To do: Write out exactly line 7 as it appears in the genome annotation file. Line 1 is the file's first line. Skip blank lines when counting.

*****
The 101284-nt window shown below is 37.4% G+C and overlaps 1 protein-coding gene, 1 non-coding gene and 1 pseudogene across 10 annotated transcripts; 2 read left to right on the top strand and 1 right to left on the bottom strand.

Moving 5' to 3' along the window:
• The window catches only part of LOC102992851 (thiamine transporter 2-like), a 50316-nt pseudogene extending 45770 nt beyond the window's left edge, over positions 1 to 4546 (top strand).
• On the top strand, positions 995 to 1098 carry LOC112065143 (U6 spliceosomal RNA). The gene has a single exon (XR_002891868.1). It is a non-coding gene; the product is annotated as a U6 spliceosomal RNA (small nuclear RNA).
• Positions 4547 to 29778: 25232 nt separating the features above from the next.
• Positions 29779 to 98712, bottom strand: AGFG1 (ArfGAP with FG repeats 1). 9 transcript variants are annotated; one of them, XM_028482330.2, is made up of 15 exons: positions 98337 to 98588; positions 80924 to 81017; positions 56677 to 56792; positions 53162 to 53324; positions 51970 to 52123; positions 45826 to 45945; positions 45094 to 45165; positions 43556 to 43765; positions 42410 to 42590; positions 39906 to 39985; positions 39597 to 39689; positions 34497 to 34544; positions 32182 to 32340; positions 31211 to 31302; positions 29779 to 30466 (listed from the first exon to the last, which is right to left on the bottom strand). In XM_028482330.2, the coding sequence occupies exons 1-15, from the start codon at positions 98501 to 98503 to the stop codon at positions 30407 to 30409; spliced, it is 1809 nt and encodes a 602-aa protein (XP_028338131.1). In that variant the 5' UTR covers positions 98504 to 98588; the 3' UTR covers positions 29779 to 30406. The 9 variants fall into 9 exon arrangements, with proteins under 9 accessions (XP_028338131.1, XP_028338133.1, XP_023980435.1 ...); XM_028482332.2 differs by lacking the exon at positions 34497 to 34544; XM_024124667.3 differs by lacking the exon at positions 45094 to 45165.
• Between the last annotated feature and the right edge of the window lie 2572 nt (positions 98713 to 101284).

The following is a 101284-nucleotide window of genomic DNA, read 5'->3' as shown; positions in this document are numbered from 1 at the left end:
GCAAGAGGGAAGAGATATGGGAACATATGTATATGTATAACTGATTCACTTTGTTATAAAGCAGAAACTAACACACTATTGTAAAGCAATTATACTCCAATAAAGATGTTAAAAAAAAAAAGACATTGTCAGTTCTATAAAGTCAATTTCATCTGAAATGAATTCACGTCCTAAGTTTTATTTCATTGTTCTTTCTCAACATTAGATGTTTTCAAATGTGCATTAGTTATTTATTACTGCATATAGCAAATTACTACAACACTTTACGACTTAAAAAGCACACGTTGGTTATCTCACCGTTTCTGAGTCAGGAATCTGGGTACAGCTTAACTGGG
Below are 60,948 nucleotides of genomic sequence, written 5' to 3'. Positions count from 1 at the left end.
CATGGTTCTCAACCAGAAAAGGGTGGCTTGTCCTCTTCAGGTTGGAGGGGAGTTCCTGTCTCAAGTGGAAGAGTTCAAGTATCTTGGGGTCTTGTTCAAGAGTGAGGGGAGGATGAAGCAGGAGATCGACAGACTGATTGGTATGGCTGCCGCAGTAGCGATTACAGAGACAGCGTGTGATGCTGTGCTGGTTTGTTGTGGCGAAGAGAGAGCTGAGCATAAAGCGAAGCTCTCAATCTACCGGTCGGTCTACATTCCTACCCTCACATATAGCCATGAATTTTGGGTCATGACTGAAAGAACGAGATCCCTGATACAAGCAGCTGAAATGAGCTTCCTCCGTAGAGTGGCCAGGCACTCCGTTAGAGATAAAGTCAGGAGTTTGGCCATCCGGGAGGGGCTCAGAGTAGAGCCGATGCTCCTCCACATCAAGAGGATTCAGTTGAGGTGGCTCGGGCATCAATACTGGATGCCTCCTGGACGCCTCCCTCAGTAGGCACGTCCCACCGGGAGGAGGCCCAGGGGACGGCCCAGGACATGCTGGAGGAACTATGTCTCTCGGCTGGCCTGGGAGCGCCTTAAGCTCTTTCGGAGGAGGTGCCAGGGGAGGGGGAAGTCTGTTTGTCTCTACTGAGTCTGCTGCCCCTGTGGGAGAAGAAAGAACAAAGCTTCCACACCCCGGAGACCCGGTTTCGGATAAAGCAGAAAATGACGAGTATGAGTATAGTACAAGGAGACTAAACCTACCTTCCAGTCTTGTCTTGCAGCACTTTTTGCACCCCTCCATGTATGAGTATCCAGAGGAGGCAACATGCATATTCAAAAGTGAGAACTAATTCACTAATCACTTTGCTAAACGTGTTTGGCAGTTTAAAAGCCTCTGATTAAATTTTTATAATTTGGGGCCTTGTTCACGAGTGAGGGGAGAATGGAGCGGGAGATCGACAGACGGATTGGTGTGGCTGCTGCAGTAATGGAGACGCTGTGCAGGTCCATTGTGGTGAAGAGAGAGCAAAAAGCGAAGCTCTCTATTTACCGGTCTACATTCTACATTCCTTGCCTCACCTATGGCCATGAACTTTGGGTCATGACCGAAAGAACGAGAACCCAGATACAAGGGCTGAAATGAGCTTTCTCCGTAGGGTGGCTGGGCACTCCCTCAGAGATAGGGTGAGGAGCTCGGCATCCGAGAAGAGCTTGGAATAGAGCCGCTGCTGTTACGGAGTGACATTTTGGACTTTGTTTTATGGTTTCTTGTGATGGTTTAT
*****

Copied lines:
• Between the last annotated feature and the right edge of the window lie 2572 nt (positions 98713 to 101284).